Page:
Under art. 61, P.C., the prior conviction must have been for the same offense. "The same offense" as so used means an offense of like character. See Gallagher v. State, 142 Tex.Cr.R. 133, 151 S.W.2d 819; Kinney v. State, 45 Tex.Cr.R. 500, 78 S.W. 225; and Muckenfuss v. State, 55 Tex.Cr.R. 216, 117 S.W. 853.

In Warner v. State, 118 Tex.Cr.R. 351, 352, 42 S.W.2d 616, 617, in passing upon a conviction for the offense of possessing intoxicating liquor for the purpose of sale, and the indictment alleging a prior conviction for the sale of intoxicating liquor (both offenses under the Dean law then in force), Judge Lattimore, in reaching the conclusion that such offenses were of the same nature, said that the question was somewhat difficult and important and expressed the opinion that it was the intention of the legislature "to provide the higher punishment for him who so far approaches the attitude of an habitual criminal, as to follow one conviction by doing that which in substance, nature, and effect is the same offense, and that, though there by some differences, still the substance of the offense, the body of the crime, its collective elements, must be so nearly similar or identical as to justify the higher punishment as for the same offense as that formerly committed. * * *"

"* * * Not all violations of what is called the Dean Law are identical or so similar in elements and nature as to enable them to be pleaded and proved as prior offenses of the same nature; but as to the possession for sale, and the sale of intoxicating liquor, we are constrained to hold same of the same nature."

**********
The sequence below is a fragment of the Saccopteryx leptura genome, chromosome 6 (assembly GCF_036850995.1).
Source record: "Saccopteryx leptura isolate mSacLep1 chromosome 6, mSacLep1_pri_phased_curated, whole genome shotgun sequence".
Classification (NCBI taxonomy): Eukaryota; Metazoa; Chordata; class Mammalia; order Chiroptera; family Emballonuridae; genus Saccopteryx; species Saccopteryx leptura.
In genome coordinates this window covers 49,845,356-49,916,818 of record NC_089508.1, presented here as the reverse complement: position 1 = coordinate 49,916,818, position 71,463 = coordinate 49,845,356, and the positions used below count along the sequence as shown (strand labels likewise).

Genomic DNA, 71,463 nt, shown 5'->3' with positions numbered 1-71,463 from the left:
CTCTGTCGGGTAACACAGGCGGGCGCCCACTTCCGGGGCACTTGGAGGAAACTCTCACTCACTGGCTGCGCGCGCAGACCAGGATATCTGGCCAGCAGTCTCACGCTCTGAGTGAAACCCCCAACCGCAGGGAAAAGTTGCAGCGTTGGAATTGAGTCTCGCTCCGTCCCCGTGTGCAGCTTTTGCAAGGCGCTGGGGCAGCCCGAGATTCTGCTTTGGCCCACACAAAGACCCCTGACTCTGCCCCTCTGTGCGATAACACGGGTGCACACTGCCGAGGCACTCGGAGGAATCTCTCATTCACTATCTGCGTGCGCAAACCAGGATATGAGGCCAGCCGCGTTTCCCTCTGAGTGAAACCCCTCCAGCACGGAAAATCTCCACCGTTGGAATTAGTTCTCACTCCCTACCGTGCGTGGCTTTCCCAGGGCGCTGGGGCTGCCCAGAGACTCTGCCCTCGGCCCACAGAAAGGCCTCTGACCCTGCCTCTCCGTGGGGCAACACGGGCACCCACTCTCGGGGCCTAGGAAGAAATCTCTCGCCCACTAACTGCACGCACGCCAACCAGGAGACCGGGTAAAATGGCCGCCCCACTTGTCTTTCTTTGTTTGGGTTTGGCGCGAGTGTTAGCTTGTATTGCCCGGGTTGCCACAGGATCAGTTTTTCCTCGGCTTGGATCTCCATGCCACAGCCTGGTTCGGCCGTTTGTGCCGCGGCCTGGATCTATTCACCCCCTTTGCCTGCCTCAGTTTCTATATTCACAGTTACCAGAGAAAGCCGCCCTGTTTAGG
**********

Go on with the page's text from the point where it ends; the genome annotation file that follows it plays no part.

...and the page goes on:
While the offense in the Warner case was a felony, and the article of the statute under consideration was art. 62, P.C., what was said there applies likewise to a misdemeanor where art. 61, P.C., is the statute under consideration. See Strickland v. State, 115 Tex.Cr.R. 410, 28 S.W.2d 818.

In Lenore v. State, 137 Tex.Cr.R. 417, 129 S.W.2d 657, 659, the offense of possessing whiskey for the purpose of sale in a dry area was the charge, and a prior conviction of transporting intoxicating liquor in a dry area was alleged as one of like character. The contention that such offenses were not of like character was overruled. In such case, Judge Christian, speaking for this court, said: "We disclaim any intention of holding that offenses involving violations of regulatory measures relative to the handling of intoxicating liquor in wet areas and offenses denounced by the statutes prohibiting the traffic in intoxicating liquors in dry areas are of like character."

The offense presently charged, and the offense of which appellant is alleged to have been previously convicted are both violations of art. 667-1 et seq., Vernon's Ann.P.C.

*176 The offense presently charged against appellant is a regulatory measure. She held a license and, being in a wet area, was permitted legally to sell beer at her cafe. Sale, however, was restricted on Sunday, a sale during the hours from 1 o'clock a. m. to 1 o'clock p. m. being made an offense.

The prior offense, on the other hand, is not a regulatory measure, but is a statute prohibiting sale or possession for the purpose of sale of intoxicating liquor, effective only in such areas as have been declared to be dry areas as a result of a local option election.

The substance of the present offense is the sale of beer by a licensee legally permitted to sell such beer at the place where it was allegedly sold during certain prohibited hours. The possession of such beer at such time and place for the purpose of sale was not unlawful.

On the other hand, the prior offense was for the possession of intoxicating liquor at a place where such possession, if for the purpose of sale, was unlawful.

We are unwilling to hold that such offenses are the same, or that they are of like character.

The judgment is therefore reversed and the cause remanded.

Opinion approved by the Court.